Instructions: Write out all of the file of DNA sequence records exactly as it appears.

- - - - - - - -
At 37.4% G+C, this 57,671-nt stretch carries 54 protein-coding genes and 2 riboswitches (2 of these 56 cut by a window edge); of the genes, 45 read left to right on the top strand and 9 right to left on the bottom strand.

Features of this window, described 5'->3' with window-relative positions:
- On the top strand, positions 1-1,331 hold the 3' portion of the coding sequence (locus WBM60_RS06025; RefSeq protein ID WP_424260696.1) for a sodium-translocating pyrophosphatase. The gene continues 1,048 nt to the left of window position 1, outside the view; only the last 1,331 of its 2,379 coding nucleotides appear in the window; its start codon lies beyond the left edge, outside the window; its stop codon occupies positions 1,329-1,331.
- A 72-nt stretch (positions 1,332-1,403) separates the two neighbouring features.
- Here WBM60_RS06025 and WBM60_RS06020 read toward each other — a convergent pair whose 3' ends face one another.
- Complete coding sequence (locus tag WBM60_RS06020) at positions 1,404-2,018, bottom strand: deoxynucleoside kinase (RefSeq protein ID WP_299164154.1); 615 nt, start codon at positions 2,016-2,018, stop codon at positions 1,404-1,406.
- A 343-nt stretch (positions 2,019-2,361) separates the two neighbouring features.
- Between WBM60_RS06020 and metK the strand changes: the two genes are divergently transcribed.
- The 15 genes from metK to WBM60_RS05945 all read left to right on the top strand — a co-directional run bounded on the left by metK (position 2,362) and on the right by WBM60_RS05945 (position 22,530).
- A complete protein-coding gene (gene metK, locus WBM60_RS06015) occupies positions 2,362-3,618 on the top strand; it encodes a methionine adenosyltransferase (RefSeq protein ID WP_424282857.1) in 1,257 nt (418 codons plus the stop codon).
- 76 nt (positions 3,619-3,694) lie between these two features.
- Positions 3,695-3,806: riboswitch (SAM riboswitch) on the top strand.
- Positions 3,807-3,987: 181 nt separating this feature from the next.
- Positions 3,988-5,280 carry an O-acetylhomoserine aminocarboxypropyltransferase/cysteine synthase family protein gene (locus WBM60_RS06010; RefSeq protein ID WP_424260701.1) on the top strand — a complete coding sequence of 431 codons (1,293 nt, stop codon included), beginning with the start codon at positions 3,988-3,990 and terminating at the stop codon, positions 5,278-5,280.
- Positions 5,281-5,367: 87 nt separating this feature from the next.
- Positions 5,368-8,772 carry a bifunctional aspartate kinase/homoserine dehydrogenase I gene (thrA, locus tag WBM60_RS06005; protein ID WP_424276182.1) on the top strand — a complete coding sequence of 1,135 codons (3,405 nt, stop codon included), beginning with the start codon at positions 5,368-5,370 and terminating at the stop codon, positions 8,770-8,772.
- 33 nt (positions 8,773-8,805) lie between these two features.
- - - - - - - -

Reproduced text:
At 37.4% G+C, this 57,671-nt stretch carries 54 protein-coding genes and 2 riboswitches (2 of these 56 cut by a window edge); of the genes, 45 read left to right on the top strand and 9 right to left on the bottom strand.

Features of this window, described 5'->3' with window-relative positions:
- On the top strand, positions 1-1,331 hold the 3' portion of the coding sequence (locus WBM60_RS06025; RefSeq protein ID WP_424260696.1) for a sodium-translocating pyrophosphatase. The gene continues 1,048 nt to the left of window position 1, outside the view; only the last 1,331 of its 2,379 coding nucleotides appear in the window; its start codon lies beyond the left edge, outside the window; its stop codon occupies positions 1,329-1,331.
- A 72-nt stretch (positions 1,332-1,403) separates the two neighbouring features.
- Here WBM60_RS06025 and WBM60_RS06020 read toward each other — a convergent pair whose 3' ends face one another.
- Complete coding sequence (locus tag WBM60_RS06020) at positions 1,404-2,018, bottom strand: deoxynucleoside kinase (RefSeq protein ID WP_299164154.1); 615 nt, start codon at positions 2,016-2,018, stop codon at positions 1,404-1,406.
- A 343-nt stretch (positions 2,019-2,361) separates the two neighbouring features.
- Between WBM60_RS06020 and metK the strand changes: the two genes are divergently transcribed.
- The 15 genes from metK to WBM60_RS05945 all read left to right on the top strand — a co-directional run bounded on the left by metK (position 2,362) and on the right by WBM60_RS05945 (position 22,530).
- A complete protein-coding gene (gene metK, locus WBM60_RS06015) occupies positions 2,362-3,618 on the top strand; it encodes a methionine adenosyltransferase (RefSeq protein ID WP_424282857.1) in 1,257 nt (418 codons plus the stop codon).
- 76 nt (positions 3,619-3,694) lie between these two features.
- Positions 3,695-3,806: riboswitch (SAM riboswitch) on the top strand.
- Positions 3,807-3,987: 181 nt separating this feature from the next.
- Positions 3,988-5,280 carry an O-acetylhomoserine aminocarboxypropyltransferase/cysteine synthase family protein gene (locus WBM60_RS06010; RefSeq protein ID WP_424260701.1) on the top strand — a complete coding sequence of 431 codons (1,293 nt, stop codon included), beginning with the start codon at positions 3,988-3,990 and terminating at the stop codon, positions 5,278-5,280.
- Positions 5,281-5,367: 87 nt separating this feature from the next.
- Positions 5,368-8,772 carry a bifunctional aspartate kinase/homoserine dehydrogenase I gene (thrA, locus tag WBM60_RS06005; protein ID WP_424276182.1) on the top strand — a complete coding sequence of 1,135 codons (3,405 nt, stop codon included), beginning with the start codon at positions 5,368-5,370 and terminating at the stop codon, positions 8,770-8,772.
- 33 nt (positions 8,773-8,805) lie between these two features.